England goalkeeper Jordan Pickford said "we knew we were capable of winning" on penalties as his shootout save boosted his side over Colombia and into the World Cup quarterfinals, ending their torturous history from the spot.
The Three Lions had been eliminated in all three of their previous shootout attempts at the World Cup, falling to West Germany in the 1990 semifinals, Argentina in the 1998 round of 16 and Portugal in the 2006 quarterfinals.
The result also improved England's penalties record to 2-6 in major tournaments, with their only previous escape coming in the European Championship quarterfinals in 1996, when they then went on to lose to Germany in another shootout in the next round.
But on Tuesday night they advanced 4-3 after Pickford denied Carlos Bacca in the fifth round -- Mateus Uribe having already struck the post -- and Eric Dier sent in the winner to give England a berth against Sweden in the last eight.
"I did all my research on them, for starters, so we had a fair idea," Pickford told ITV. "[Radamel] Falcao is the only one who didn't really go his way.
"I've got power and agility to help me get around the goal, I don't care if I'm not the biggest keeper because it's about being there in the moment and making the save and I was. It's all about the set position and I got a hand to it.
"Our mindset and mentality, we never stopped. We knew we had this game, even if it had to go to penalties, we knew we were capable of winning."
Asked about the decisive save to stop Bacca, the 24-year-old told BBC Radio: "I was in a massive whirlwind but I saved it with my left hand. I've been critcised for going with my top hand, but as long as you save it, that's all that counts. I might be young but I've got good mental strength and experience and I used that today.
"It's a great night to win a penalty shootout. Ideally we don't want to be going to a penalty shootout but we are delighted for the fans and the whole country. It gives us belief to go into the Sweden game and we will get straight back to business tomorrow."
Three Tottenham players -- Harry Kane, Kieran Trippier and Eric Dier -- were responsible for scoring past Arsenal's Ospina, along with Manchester United's Marcus Rashford.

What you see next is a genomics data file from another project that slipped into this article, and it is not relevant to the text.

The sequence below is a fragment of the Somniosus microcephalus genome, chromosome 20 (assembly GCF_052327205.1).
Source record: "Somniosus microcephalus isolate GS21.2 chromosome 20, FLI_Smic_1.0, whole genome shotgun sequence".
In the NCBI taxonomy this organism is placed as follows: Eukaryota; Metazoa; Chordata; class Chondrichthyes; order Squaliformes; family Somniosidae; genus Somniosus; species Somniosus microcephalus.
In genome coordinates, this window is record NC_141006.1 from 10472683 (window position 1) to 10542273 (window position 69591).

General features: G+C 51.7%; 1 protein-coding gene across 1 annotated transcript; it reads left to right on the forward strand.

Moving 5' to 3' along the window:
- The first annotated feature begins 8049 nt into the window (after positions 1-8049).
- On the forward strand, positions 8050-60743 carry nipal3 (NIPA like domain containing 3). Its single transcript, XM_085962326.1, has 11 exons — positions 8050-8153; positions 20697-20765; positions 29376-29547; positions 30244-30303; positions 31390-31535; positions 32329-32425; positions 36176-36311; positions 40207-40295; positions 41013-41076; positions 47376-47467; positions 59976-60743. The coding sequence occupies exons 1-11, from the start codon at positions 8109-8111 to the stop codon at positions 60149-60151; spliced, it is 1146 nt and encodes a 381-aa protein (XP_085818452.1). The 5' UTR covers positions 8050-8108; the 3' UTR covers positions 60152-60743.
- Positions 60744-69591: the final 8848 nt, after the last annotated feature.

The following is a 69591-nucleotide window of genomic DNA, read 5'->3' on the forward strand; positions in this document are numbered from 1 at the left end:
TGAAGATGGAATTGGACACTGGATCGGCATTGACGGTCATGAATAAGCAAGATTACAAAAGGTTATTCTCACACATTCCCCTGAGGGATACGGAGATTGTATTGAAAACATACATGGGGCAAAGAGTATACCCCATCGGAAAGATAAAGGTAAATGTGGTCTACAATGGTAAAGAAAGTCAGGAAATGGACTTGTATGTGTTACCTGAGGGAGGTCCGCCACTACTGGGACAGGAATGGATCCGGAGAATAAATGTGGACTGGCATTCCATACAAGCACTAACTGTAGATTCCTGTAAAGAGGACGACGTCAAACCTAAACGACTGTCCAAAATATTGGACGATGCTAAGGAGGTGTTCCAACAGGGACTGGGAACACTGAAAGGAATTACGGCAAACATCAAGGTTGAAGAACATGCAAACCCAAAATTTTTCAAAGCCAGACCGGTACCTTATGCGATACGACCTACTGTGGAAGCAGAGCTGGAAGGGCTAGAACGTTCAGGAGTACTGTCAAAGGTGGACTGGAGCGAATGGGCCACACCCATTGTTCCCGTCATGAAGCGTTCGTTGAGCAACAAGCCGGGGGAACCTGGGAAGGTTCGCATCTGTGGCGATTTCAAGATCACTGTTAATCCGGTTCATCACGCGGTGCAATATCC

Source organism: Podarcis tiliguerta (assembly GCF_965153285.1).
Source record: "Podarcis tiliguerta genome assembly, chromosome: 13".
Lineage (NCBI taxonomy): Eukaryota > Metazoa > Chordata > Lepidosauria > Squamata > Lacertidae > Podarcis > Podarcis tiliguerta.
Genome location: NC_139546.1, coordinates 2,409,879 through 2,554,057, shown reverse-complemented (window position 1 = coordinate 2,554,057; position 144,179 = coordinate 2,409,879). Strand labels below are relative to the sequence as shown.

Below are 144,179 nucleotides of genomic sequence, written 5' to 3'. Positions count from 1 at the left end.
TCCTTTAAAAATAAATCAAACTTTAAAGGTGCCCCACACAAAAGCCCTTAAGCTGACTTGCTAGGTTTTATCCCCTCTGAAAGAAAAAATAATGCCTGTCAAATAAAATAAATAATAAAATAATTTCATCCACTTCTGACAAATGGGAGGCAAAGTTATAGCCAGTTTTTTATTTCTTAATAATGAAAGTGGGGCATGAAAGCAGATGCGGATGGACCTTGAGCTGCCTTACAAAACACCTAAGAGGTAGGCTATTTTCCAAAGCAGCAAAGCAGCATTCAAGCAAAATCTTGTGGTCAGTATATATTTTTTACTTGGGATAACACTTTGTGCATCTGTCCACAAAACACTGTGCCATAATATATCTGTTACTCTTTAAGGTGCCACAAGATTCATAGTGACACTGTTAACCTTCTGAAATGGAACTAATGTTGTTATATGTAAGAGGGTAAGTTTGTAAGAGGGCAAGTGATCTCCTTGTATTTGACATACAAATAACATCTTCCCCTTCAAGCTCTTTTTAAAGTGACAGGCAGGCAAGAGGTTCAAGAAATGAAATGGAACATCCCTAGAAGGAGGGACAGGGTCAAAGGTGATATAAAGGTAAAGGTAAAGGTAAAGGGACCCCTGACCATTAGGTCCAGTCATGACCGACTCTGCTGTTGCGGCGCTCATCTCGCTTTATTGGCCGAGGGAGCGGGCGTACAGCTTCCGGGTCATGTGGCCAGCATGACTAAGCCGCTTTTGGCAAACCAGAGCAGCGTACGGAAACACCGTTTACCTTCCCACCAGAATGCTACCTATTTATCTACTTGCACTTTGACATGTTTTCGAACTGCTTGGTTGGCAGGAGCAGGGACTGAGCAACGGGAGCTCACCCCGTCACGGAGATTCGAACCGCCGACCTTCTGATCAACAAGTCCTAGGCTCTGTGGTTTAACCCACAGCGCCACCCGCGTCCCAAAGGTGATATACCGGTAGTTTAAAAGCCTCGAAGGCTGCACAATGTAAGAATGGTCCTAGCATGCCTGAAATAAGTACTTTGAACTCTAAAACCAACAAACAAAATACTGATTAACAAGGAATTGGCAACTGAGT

All four of England's successful penalties went to the right of Colombia keep David Ospina, while Jordan Henderson opted to go the other way in the third round, only to see his attempt saved.
"It was a nervous one," Dier said. "I've never really been in a situation like that before but felt I had to score after missing the header at the end so I'm just thankful I scored.
"Jordan is a fantastic goalkeeper and deserves everything. His attitude is brilliant and he's been brilliant in training and taken it into the game.
"To get knocked down like we did is difficult to come back from it. We knew what we had to do and we stayed calm. We never panicked. We were ready for that."
YESSSSSSS! 🙌🏾🏴🙌🏾 pic.twitter.com/zafkKmSeUk— Marcus Rashford (@MarcusRashford) July 3, 2018
Kane had put England ahead with a penalty in the 57th minute, and it appeared that would hold up until Yerry Mina headed in an equaliser following a corner in stoppage time.
And Kane, who also took England's first spot kick in the shootout, thought the end result was fair after his side had some so close to seeing off Colombia earlier.
"We are so unlucky not to go through in 90 minutes. No one laid on the floor and we stood there when it counted," Kane told the BBC. "It was a big night for England.
"It's a young team but we've grown up a lot on that pitch tonight. We know obviously in the past England haven't done great and it was great to get that one off our back.
"In the shootout we had to stand up and that's what we have done. We are through to the next round and that is the most important thing."
Kane also thought the result would serve England well going forward, saying: "It will give us huge belief. There's still a long way to go but this will give us more belief than ever and the fans back home. They are enjoying it and we are too."